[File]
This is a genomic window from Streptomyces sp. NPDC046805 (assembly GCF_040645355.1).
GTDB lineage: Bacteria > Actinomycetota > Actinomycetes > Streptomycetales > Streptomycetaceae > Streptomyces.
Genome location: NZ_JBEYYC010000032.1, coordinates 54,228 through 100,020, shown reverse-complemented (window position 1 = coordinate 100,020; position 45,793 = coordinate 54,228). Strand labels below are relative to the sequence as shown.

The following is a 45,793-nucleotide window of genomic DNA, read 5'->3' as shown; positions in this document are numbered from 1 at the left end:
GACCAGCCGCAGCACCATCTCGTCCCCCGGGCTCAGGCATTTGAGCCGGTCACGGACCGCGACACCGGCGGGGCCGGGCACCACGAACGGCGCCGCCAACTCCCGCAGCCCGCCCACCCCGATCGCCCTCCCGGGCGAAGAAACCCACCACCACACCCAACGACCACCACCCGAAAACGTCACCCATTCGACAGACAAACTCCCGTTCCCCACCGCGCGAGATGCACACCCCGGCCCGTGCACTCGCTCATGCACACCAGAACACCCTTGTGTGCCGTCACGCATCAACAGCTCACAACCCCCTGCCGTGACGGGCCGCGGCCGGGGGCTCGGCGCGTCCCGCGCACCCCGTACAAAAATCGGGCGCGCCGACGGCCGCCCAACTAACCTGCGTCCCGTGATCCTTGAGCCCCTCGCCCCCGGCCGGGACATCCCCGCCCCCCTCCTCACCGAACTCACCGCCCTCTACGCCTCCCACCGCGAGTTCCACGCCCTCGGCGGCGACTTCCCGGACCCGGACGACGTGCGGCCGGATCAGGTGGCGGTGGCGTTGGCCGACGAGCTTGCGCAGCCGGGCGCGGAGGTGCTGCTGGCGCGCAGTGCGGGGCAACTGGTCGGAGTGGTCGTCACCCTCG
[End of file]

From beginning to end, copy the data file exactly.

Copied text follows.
This is a genomic window from Streptomyces sp. NPDC046805 (assembly GCF_040645355.1).
GTDB lineage: Bacteria > Actinomycetota > Actinomycetes > Streptomycetales > Streptomycetaceae > Streptomyces.
Genome location: NZ_JBEYYC010000032.1, coordinates 54,228 through 100,020, shown reverse-complemented (window position 1 = coordinate 100,020; position 45,793 = coordinate 54,228). Strand labels below are relative to the sequence as shown.

The following is a 45,793-nucleotide window of genomic DNA, read 5'->3' as shown; positions in this document are numbered from 1 at the left end:
GACCAGCCGCAGCACCATCTCGTCCCCCGGGCTCAGGCATTTGAGCCGGTCACGGACCGCGACACCGGCGGGGCCGGGCACCACGAACGGCGCCGCCAACTCCCGCAGCCCGCCCACCCCGATCGCCCTCCCGGGCGAAGAAACCCACCACCACACCCAACGACCACCACCCGAAAACGTCACCCATTCGACAGACAAACTCCCGTTCCCCACCGCGCGAGATGCACACCCCGGCCCGTGCACTCGCTCATGCACACCAGAACACCCTTGTGTGCCGTCACGCATCAACAGCTCACAACCCCCTGCCGTGACGGGCCGCGGCCGGGGGCTCGGCGCGTCCCGCGCACCCCGTACAAAAATCGGGCGCGCCGACGGCCGCCCAACTAACCTGCGTCCCGTGATCCTTGAGCCCCTCGCCCCCGGCCGGGACATCCCCGCCCCCCTCCTCACCGAACTCACCGCCCTCTACGCCTCCCACCGCGAGTTCCACGCCCTCGGCGGCGACTTCCCGGACCCGGACGACGTGCGGCCGGATCAGGTGGCGGTGGCGTTGGCCGACGAGCTTGCGCAGCCGGGCGCGGAGGTGCTGCTGGCGCGCAGTGCGGGGCAACTGGTCGGAGTGGTCGTCACCCTCG